"I am disappointed by the continued devaluation of the role and authority of the criminal justice system in the eyes of ordinary people."
Randie Long is a former federal prosecutor who brought narcotics charges ranging from street-level prosecutions of drug dealing to trials for conspiracy. He still occasionally does criminal code prosecutions on behalf of the Crown Counsel Office for the Ministry of the Attorney General of British Columbia. He is also a lawyer in private practice, a member of the Law Society of Upper Canada, and a member of the Law Society of British Columbia.
Randie’s background as a community organizer, reinforced by his experience as a prosecutor, led him to the conclusion that prosecuting narcotics offenses is simply the wrong approach. High-level gang members appeared untouched while police and prosecutors focused on low-level street dealers in what Randie describes as a “catch-and-release programme”. He frequently witnessed the negative impact of the drug laws on citizens, noting that the policing and court resources being squandered by drug offenses are dollars that could instead be used on education and public health.
Randie is also deeply concerned by the lack of respect for law enforcement and the courts that the wasteful drug war has led to. He explains, “I have recently been extremely disappointed with what I see as the continued devaluation of the role and authority of the criminal justice system in the eyes of ordinary people as it continues to punish, specifically in the case of small amounts of marijuana, people of otherwise good character. People view the courts as being out of step with the rest of society.”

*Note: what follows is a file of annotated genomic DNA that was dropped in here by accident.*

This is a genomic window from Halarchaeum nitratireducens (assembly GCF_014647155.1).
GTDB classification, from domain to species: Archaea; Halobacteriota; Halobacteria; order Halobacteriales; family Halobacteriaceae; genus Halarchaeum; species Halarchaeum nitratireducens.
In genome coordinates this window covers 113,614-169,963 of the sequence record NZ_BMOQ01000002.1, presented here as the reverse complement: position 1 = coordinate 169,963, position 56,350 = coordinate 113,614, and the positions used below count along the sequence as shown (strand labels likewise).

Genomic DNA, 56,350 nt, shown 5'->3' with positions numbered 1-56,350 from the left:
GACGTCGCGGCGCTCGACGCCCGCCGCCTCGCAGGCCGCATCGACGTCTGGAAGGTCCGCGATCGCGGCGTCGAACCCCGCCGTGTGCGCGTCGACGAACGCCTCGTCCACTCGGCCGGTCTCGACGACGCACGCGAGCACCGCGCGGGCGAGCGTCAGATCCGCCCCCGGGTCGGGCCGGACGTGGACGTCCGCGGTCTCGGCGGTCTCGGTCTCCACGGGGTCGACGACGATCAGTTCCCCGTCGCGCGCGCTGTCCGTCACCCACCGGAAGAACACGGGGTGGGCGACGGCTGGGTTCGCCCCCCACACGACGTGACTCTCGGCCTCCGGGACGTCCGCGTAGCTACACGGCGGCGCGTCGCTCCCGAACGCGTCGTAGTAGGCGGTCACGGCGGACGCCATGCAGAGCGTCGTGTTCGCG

Today, Randie is most concerned by the ever-increasing arrests for simple possession of marijuana and the illicit marijuana market-related violence across North America, particularly Mexico.
Academically trained in economics as well as comparative government and politics, Randie attended the University of Toronto followed by Carleton University for graduate school and the University of Windsor for law school. He currently practices law in a variety of fields in Nanaimo, appearing at all levels of court in British Columbia including jury trials.